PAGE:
Track 7. Blank Tapes. The hidden gem of this album. Genesis, Cardiacs. (Cardiacs? You'll have to listen) and the beautiful voice of Ninet. Short but very powerful in its own humble way. Definitely one of my favourites on this album.
Track 8. People Who Eat Darkness. At first you might think,: “SW is trying to make a rock song.” But it gets a complete different angle when the refrain kicks in. The beautiful breakdowns and the voice of Ms. Tayeb make this song undoubtedly beautiful. I absolutely love the use of mellotrons. That's my weakness.
Track 9. Song Of I. Throw Prince and Porcupine Tree in a blender. It was the fourth song that was prematurely released. It shows the versatility of Mr. Wilson. No Ninet, but Spohie Hunger accompanies SW on this song. Nothing wrong with that. One of the songs that features the London Session Orchestra, very subtle indeed.
Track 10. Detonation. The best track (for me) on this album. It's Porcupine Tree. Yes, I can't separate SW from his old band. A song that was criticized by a few fellow colleagues. It was too standard, thrown together, a filler. I don't agree. 9:20 minutes of absolute prog! Ok, I can be critic about one thing. It's too short! Luckily enough the demo version on the second CD exceeds the 10 minute barrier, but it could easily last for 20 minutes. It's great!
Track 11. Song Of Unborn. A beautiful quiet song. It's serene with a beautiful choir arrangement done by Synergy Vocals. The credit of Dave Kilminister will not pass unnoticed as he accompanies the voice of SW just like the great combination with Aviv Geffen. Dave complements SW on other tracks too.

This concludes the main CD/Blu-ray. All in all a beautiful piece of work. It lets you hear SW is perfectly capable of composing music that is out of the (prog) box. I won't criticize him on that. No, I'll praise him for it. I hope he will do it more often but without renouncing his background. I could go on about the politically correctness or criticizing lyrics of this work. But I won't. Undoubtedly SW has put a lot of effort in it. And I can even agree with a lot of his perspectives. These are more than enough discussed about by many others.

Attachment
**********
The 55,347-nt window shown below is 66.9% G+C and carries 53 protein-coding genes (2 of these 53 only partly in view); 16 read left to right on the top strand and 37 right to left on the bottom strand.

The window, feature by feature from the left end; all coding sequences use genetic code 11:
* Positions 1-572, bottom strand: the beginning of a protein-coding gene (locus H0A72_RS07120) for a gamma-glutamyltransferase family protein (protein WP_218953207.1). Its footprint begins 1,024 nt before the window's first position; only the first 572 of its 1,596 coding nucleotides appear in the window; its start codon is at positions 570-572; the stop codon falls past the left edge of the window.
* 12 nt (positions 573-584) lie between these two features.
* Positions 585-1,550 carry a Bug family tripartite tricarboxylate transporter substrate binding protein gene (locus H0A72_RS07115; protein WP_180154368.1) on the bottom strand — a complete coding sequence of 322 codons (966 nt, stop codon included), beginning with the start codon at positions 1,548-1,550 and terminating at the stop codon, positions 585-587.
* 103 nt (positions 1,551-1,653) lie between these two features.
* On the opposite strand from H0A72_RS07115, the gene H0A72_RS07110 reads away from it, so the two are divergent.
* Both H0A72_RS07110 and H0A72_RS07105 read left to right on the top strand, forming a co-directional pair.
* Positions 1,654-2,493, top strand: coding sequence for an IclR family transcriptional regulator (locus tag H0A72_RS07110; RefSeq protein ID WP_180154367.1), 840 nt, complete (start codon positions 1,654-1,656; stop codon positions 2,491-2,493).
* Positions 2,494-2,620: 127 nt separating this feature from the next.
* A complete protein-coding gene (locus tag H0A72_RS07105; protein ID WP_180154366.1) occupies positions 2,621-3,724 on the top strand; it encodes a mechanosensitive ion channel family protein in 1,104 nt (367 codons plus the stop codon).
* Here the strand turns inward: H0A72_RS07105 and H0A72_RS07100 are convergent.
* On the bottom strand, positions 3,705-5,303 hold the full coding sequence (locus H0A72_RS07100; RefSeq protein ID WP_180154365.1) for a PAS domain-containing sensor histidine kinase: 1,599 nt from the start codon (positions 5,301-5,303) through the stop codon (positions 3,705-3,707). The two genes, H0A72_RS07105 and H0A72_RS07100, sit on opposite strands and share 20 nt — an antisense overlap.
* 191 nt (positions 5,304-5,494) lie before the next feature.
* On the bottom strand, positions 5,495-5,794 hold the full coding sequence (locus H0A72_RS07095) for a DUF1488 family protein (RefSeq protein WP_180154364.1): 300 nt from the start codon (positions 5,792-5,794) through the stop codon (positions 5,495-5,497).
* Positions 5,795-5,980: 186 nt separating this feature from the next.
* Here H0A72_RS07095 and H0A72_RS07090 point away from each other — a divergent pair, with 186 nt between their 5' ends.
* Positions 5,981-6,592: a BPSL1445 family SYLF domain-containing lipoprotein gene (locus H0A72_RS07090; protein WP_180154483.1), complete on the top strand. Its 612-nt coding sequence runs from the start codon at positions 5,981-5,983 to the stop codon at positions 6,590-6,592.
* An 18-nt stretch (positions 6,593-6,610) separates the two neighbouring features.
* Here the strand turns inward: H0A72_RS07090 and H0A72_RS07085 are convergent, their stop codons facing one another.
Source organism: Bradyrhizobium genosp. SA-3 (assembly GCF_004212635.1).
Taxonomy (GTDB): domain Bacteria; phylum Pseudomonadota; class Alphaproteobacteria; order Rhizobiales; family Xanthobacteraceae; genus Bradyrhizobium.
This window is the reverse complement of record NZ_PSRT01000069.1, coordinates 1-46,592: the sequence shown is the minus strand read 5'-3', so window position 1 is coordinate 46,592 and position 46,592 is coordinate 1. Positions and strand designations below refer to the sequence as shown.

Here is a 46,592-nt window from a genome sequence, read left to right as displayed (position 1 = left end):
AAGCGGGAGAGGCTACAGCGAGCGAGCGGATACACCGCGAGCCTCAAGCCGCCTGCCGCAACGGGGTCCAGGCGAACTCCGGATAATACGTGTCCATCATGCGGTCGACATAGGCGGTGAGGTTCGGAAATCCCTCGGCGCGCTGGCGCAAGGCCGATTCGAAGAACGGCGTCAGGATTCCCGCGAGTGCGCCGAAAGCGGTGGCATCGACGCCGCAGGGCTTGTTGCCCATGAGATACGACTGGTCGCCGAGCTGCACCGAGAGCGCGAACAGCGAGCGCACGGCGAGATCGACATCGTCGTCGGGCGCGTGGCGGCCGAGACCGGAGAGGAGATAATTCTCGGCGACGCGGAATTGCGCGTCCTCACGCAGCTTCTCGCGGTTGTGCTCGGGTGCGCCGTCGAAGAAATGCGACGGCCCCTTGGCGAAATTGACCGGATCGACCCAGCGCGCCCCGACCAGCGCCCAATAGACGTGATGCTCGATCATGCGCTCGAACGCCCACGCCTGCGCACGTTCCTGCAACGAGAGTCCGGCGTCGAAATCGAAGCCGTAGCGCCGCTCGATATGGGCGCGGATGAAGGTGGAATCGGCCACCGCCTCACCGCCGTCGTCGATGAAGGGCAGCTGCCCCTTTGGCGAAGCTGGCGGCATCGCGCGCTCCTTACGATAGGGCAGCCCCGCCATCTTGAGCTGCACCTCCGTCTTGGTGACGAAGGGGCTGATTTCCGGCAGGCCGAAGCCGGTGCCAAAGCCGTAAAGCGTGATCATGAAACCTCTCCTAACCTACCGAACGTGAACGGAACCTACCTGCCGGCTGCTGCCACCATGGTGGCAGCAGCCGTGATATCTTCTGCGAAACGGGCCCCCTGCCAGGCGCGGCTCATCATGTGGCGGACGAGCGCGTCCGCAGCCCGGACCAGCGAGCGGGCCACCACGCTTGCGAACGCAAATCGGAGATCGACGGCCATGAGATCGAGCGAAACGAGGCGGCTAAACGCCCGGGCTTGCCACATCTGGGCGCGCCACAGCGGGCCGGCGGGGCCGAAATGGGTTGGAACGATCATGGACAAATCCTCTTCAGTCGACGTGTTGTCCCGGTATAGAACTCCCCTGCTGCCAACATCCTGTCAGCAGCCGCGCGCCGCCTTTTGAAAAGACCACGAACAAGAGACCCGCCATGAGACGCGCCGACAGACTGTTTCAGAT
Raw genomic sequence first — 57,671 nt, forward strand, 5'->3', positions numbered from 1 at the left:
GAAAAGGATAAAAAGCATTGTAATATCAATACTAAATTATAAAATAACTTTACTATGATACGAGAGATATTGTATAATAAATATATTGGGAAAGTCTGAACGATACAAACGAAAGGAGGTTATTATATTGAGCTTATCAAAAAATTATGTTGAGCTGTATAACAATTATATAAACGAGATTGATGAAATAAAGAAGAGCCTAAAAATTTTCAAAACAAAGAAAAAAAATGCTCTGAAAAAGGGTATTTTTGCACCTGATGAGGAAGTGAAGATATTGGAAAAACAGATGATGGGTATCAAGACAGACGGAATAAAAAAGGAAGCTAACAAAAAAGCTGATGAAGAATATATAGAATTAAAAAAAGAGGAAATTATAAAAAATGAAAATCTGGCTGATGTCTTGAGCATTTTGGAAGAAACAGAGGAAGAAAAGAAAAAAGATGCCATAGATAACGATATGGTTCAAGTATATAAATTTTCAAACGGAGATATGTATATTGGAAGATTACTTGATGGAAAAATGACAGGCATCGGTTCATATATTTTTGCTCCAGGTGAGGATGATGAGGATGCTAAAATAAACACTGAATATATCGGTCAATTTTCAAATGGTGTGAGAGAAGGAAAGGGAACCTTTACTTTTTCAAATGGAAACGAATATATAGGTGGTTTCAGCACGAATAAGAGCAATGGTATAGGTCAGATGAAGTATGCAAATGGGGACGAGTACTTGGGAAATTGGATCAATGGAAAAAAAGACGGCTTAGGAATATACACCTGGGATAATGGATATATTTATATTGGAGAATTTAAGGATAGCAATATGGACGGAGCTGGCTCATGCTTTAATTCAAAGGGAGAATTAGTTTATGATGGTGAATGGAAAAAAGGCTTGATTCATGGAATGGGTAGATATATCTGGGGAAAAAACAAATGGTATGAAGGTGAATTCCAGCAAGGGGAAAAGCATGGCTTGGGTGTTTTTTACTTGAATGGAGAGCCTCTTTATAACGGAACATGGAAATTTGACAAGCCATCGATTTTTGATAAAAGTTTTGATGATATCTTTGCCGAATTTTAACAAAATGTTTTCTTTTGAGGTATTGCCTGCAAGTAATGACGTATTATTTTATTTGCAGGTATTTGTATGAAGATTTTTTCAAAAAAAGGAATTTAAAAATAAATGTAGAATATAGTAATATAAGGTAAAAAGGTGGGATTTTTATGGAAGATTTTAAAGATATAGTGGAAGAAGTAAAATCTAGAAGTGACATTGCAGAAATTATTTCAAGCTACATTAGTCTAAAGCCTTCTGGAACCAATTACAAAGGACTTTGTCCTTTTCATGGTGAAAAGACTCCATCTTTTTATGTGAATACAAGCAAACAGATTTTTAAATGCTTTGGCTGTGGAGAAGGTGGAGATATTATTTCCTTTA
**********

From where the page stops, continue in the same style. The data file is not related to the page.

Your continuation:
The second CD in this boxset contains 10 tracks that are unreleased or demo's that are worth to be released.
It starts off with a nice intro music piece. Also the title of the documentary: Ask Me Nicely. Nothing wrong with some slightly orchestral background music. Followed by A Door marked Summer that would have nicely fitted on the Damnation album of Opeth. Beautiful 7:40 in ¾ . Pariah is missing the beautiful voice of Ninet and lets you listen to a “sort of” unplugged version of this song. It's very modest sounding, but still beautiful. But how I do miss the female vocals. The instrumental version of People Who Eat Darkness lets you hear the beauty of this song in all it's simple complexity.
The 5th track is a rougher version of Refuge. Same asylum is an instrumental demo version. I don't miss the falsetto's. The complete version of Ask Me Nicely is quiet dreamy with some vocoding to give it a more floaty atmosphere that transforms into a slightly messy sounding climax. Northern Cyclonic indeed sounds like an idea that has not been completed. You can hear that some parts are used on various parts on the album.
The demo version of Detonation is less polished than the one on the album. And it just has a bit more. I can't describe it. And it's not only the duration of the track as it passes the 10 minute mark. Yes I'm a little autistic about that. But think every prog album needs at least one track that is 10+ minutes. As I mentioned in the main article, it's a Porcupine Tree song. It has all the ingredients in it to sound like that. It would have been great on The Incident or Fear Of A Blank Planet. And I wonder how it would have sounded with Gavin Harrison on drums. This is a song that will be awesome played live. It leaves so much room for improvisation. The long end part screams for it. Song of Unborn is also the closing track on this CD. It's 1 minute longer than the definitive version. An absolutely stunning song. It has all SW's trademarks in it.

And then there is the 7”". Only released with this stunning boxset. It's single sided and gives us the instrumental track: Antisocial. You can see it as a reprise of People Who Eat Darkness. It's more frivolous. A 3:11 minute feast. Mellotrons, up tempo, Rush, WahWah, psychedelic synths, etcetera. Great!

And then there is the documentary. What is it with documentaries. Is it an insight of the life and works of the artist? Does it give you a view of how To The Bone is made? Or is it simply a film to satisfy the ego of the artist? Lasse Hoile made this short (is 84+ minutes short?) movie about the making of the album. His rough camerawork and distinct lightning reminds me a bit of Anton Corbijn who made a lot of movies with Depeche Mode.
Interviews, insights, a crapload of equipment, many musicians and other people all mentioned in the book are included in this movie. Is it interesting? Maybe. I can't say it's a total waste of time but I won't rate it. I thought it was quite boring.

As A fan of SW I'd give the boxset 5 stars. But as a critic too! My partner hates him. Not for his music but for his high output that tests my credit every time he puts something on the market. I'm an addict and I'd like to have and hear as much as I can afford of his work. Just because I like it. It fits right in the middle of my quite broad taste.

For doubters: Just listen to this album a few times, it'll grow on u. Even Permanating.

*****/*****/***** Erik van Os (edited by Tracy van Os van den Abeelen)